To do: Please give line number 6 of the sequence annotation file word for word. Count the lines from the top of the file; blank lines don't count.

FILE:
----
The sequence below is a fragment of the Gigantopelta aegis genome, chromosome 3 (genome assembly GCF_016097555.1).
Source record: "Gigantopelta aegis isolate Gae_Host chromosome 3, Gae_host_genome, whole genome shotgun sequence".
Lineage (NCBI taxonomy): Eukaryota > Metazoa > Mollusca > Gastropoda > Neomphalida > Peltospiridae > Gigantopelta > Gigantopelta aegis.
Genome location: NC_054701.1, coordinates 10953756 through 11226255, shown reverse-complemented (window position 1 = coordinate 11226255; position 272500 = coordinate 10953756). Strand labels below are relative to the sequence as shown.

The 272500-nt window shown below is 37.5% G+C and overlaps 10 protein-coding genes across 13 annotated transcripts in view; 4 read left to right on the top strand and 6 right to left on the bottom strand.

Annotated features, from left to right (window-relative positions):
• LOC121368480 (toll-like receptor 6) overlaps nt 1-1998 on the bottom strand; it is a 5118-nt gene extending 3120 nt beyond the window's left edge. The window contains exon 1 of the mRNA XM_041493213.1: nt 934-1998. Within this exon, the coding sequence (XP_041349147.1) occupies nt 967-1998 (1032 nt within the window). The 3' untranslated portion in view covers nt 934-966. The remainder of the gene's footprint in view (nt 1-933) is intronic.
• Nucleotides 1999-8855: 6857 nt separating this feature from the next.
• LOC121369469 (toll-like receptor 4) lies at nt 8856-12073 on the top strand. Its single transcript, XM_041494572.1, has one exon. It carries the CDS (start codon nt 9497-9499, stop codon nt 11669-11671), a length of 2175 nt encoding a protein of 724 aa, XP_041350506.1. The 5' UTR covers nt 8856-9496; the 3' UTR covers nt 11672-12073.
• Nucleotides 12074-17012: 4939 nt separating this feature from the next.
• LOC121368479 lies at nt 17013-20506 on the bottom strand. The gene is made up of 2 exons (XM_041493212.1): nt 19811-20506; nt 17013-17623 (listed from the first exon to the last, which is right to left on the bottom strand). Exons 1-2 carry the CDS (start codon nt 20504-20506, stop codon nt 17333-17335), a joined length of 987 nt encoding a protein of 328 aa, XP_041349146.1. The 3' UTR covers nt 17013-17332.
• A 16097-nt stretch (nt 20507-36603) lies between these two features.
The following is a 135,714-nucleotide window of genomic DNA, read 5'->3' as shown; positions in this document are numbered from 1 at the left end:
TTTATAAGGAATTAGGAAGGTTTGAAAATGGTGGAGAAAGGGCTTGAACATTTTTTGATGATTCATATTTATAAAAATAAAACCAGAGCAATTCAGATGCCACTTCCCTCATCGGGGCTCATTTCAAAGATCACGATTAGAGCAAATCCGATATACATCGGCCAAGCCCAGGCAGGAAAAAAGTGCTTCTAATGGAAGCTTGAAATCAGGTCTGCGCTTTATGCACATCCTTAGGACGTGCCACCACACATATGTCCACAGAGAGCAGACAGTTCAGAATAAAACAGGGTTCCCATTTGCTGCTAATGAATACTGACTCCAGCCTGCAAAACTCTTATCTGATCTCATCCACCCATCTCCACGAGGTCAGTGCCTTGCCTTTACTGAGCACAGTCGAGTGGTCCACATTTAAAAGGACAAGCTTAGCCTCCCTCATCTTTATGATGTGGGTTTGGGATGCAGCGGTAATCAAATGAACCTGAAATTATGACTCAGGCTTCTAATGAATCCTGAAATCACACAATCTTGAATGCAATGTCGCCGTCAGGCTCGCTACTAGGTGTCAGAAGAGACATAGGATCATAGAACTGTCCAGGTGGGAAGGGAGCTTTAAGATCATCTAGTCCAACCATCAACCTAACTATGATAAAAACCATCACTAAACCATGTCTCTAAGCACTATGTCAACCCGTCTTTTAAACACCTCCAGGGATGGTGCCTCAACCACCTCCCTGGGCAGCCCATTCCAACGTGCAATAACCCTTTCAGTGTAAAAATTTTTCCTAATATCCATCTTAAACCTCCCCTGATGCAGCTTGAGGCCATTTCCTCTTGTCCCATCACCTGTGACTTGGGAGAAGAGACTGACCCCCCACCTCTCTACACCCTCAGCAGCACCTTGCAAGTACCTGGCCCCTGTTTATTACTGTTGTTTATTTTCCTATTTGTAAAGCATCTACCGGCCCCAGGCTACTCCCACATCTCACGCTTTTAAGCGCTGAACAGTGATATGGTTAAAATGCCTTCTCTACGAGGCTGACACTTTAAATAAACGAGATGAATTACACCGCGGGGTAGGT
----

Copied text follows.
Annotated features, from left to right (window-relative positions):